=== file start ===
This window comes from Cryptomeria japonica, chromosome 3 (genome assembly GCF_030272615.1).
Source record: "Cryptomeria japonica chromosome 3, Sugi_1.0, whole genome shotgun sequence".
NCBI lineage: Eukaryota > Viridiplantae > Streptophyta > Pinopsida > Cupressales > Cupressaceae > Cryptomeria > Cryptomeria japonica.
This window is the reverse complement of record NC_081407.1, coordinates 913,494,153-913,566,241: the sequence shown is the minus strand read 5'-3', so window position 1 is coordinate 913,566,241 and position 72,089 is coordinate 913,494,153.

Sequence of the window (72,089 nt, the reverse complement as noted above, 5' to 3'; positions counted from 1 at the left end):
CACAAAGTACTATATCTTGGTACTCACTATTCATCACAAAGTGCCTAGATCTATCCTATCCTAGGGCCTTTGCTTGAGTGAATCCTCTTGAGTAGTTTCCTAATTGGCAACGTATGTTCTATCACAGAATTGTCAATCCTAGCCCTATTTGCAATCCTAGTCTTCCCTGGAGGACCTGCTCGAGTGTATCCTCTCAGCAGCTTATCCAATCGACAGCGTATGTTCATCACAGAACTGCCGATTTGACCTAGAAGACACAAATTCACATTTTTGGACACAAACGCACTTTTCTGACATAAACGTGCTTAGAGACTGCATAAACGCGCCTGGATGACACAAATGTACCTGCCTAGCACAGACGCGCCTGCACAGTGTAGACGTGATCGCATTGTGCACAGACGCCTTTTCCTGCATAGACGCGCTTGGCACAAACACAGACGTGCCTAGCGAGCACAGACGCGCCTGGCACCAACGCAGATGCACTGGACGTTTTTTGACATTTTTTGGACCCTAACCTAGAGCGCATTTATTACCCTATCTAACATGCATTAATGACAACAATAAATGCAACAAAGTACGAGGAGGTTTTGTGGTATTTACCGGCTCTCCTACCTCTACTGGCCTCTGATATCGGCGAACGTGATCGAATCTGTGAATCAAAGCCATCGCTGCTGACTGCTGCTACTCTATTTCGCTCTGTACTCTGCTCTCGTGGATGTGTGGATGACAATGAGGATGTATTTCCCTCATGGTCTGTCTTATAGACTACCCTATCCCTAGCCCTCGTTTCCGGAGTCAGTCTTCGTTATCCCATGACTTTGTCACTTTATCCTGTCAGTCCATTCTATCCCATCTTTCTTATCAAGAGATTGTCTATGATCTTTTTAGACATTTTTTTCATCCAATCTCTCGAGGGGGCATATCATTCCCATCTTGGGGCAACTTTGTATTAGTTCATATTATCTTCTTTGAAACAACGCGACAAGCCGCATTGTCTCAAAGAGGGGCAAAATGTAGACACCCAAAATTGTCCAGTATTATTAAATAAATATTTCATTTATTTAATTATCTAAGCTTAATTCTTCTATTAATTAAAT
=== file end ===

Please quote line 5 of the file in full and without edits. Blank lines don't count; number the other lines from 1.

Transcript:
Sequence of the window (72,089 nt, the reverse complement as noted above, 5' to 3'; positions counted from 1 at the left end):